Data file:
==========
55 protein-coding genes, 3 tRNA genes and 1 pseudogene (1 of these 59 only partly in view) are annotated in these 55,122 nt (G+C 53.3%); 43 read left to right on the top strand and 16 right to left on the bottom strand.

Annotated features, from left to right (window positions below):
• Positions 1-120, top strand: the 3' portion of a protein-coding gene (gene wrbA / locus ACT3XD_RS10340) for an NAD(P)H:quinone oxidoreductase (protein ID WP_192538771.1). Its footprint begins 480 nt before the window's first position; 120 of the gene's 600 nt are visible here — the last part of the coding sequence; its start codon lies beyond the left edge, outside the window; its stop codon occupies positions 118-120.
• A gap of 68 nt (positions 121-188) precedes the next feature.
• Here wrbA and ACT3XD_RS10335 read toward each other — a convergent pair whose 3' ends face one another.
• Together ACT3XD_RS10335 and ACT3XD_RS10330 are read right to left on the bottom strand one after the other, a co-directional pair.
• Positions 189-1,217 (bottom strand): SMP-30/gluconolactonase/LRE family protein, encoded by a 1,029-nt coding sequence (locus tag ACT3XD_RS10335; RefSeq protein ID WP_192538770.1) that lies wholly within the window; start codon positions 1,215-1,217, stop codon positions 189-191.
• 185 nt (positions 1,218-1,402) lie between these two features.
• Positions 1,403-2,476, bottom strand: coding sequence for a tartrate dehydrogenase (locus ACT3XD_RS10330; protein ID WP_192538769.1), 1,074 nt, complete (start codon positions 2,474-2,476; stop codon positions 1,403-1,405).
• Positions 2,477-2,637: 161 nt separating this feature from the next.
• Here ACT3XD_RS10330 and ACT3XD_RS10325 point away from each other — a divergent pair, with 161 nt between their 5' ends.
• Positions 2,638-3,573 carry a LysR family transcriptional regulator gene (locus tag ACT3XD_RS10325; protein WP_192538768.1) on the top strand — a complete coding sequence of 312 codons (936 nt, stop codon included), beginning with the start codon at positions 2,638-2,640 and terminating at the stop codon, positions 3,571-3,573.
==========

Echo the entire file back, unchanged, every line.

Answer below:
55 protein-coding genes, 3 tRNA genes and 1 pseudogene (1 of these 59 only partly in view) are annotated in these 55,122 nt (G+C 53.3%); 43 read left to right on the top strand and 16 right to left on the bottom strand.

Annotated features, from left to right (window positions below):
• Positions 1-120, top strand: the 3' portion of a protein-coding gene (gene wrbA / locus ACT3XD_RS10340) for an NAD(P)H:quinone oxidoreductase (protein ID WP_192538771.1). Its footprint begins 480 nt before the window's first position; 120 of the gene's 600 nt are visible here — the last part of the coding sequence; its start codon lies beyond the left edge, outside the window; its stop codon occupies positions 118-120.
• A gap of 68 nt (positions 121-188) precedes the next feature.
• Here wrbA and ACT3XD_RS10335 read toward each other — a convergent pair whose 3' ends face one another.
• Together ACT3XD_RS10335 and ACT3XD_RS10330 are read right to left on the bottom strand one after the other, a co-directional pair.
• Positions 189-1,217 (bottom strand): SMP-30/gluconolactonase/LRE family protein, encoded by a 1,029-nt coding sequence (locus tag ACT3XD_RS10335; RefSeq protein ID WP_192538770.1) that lies wholly within the window; start codon positions 1,215-1,217, stop codon positions 189-191.
• 185 nt (positions 1,218-1,402) lie between these two features.
• Positions 1,403-2,476, bottom strand: coding sequence for a tartrate dehydrogenase (locus ACT3XD_RS10330; protein ID WP_192538769.1), 1,074 nt, complete (start codon positions 2,474-2,476; stop codon positions 1,403-1,405).
• Positions 2,477-2,637: 161 nt separating this feature from the next.
• Here ACT3XD_RS10330 and ACT3XD_RS10325 point away from each other — a divergent pair, with 161 nt between their 5' ends.
• Positions 2,638-3,573 carry a LysR family transcriptional regulator gene (locus tag ACT3XD_RS10325; protein WP_192538768.1) on the top strand — a complete coding sequence of 312 codons (936 nt, stop codon included), beginning with the start codon at positions 2,638-2,640 and terminating at the stop codon, positions 3,571-3,573.